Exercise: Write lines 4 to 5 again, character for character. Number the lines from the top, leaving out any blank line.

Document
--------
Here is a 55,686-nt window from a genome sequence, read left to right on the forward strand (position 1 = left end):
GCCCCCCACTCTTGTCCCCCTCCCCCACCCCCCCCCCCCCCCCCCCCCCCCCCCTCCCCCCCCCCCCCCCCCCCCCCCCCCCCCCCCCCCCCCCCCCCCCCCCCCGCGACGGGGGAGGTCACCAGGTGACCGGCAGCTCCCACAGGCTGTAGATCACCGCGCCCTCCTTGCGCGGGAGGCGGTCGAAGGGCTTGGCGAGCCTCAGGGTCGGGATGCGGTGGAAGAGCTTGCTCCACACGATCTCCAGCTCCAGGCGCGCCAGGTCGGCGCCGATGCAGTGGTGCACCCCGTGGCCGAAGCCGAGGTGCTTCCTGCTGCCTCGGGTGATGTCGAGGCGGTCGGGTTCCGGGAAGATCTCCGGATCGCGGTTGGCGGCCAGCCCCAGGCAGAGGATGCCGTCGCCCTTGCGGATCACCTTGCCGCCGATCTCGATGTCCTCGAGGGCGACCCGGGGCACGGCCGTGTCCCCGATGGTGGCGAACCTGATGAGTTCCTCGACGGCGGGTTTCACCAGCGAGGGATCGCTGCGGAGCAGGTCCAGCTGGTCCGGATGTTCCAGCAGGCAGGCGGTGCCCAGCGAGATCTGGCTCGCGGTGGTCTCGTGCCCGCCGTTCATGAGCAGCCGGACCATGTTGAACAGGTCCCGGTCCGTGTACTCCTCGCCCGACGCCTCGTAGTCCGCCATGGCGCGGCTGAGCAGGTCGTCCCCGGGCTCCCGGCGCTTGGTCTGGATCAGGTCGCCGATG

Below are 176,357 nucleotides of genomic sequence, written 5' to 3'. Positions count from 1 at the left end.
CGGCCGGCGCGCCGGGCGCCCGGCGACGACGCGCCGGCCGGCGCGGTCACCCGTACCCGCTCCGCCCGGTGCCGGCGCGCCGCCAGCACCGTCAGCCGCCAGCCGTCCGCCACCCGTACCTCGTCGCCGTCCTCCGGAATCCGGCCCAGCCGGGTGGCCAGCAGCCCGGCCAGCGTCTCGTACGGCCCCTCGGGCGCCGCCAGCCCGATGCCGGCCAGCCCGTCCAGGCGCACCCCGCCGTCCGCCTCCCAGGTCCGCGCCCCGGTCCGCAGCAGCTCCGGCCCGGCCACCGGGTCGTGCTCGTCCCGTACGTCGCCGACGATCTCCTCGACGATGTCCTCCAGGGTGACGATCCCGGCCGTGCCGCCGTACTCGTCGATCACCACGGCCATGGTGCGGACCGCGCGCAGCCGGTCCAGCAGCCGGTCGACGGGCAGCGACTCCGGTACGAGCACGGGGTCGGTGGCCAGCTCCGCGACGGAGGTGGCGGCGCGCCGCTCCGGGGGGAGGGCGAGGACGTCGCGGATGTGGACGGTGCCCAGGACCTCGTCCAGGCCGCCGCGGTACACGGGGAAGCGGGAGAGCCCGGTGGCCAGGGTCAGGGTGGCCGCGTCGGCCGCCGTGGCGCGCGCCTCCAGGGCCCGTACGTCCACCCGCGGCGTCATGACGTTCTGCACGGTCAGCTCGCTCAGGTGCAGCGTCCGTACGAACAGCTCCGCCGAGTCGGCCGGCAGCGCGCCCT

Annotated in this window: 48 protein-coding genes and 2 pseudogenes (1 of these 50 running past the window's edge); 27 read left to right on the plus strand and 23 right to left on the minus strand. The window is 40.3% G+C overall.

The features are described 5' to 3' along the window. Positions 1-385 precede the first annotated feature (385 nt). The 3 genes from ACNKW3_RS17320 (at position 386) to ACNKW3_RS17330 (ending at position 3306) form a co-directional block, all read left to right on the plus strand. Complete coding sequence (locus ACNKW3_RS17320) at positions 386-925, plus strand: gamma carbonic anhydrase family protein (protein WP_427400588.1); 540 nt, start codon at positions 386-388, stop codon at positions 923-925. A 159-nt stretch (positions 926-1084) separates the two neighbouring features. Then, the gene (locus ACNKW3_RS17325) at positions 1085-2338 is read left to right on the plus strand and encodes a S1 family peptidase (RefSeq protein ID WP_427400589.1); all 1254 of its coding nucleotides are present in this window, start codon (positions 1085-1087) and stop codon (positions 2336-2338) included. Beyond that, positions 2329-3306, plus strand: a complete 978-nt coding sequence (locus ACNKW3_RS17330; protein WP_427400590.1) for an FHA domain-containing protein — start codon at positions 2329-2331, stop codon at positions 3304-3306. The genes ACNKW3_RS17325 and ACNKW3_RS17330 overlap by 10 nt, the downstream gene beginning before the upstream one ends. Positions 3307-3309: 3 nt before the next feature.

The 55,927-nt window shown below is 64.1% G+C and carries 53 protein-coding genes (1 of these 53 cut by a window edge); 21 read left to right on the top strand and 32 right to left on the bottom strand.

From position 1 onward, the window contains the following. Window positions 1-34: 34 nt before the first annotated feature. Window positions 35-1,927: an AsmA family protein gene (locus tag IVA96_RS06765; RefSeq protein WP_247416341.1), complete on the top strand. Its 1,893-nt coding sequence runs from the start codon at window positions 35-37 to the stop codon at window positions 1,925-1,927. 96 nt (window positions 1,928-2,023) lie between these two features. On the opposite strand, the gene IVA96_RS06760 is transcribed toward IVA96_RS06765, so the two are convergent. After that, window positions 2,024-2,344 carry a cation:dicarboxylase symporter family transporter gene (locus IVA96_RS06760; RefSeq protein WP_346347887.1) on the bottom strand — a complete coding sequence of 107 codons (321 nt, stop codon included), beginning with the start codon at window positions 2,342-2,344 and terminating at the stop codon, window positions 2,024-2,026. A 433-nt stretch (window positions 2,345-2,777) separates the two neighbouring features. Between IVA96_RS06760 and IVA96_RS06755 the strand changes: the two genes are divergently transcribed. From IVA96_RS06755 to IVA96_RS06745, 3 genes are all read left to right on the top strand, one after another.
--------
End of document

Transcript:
CGGCCGGCGCGCCGGGCGCCCGGCGACGACGCGCCGGCCGGCGCGGTCACCCGTACCCGCTCCGCCCGGTGCCGGCGCGCCGCCAGCACCGTCAGCCGCCAGCCGTCCGCCACCCGTACCTCGTCGCCGTCCTCCGGAATCCGGCCCAGCCGGGTGGCCAGCAGCCCGGCCAGCGTCTCGTACGGCCCCTCGGGCGCCGCCAGCCCGATGCCGGCCAGCCCGTCCAGGCGCACCCCGCCGTCCGCCTCCCAGGTCCGCGCCCCGGTCCGCAGCAGCTCCGGCCCGGCCACCGGGTCGTGCTCGTCCCGTACGTCGCCGACGATCTCCTCGACGATGTCCTCCAGGGTGACGATCCCGGCCGTGCCGCCGTACTCGTCGATCACCACGGCCATGGTGCGGACCGCGCGCAGCCGGTCCAGCAGCCGGTCGACGGGCAGCGACTCCGGTACGAGCACGGGGTCGGTGGCCAGCTCCGCGACGGAGGTGGCGGCGCGCCGCTCCGGGGGGAGGGCGAGGACGTCGCGGATGTGGACGGTGCCCAGGACCTCGTCCAGGCCGCCGCGGTACACGGGGAAGCGGGAGAGCCCGGTGGCCAGGGTCAGGGTGGCCGCGTCGGCCGCCGTGGCGCGCGCCTCCAGGGCCCGTACGTCCACCCGCGGCGTCATGACGTTCTGCACGGTCAGCTCGCTCAGGTGCAGCGTCCGTACGAACAGCTCCGCCGAGTCGGCCGGCAGCGCGCCCT

Annotated in this window: 48 protein-coding genes and 2 pseudogenes (1 of these 50 running past the window's edge); 27 read left to right on the plus strand and 23 right to left on the minus strand. The window is 40.3% G+C overall.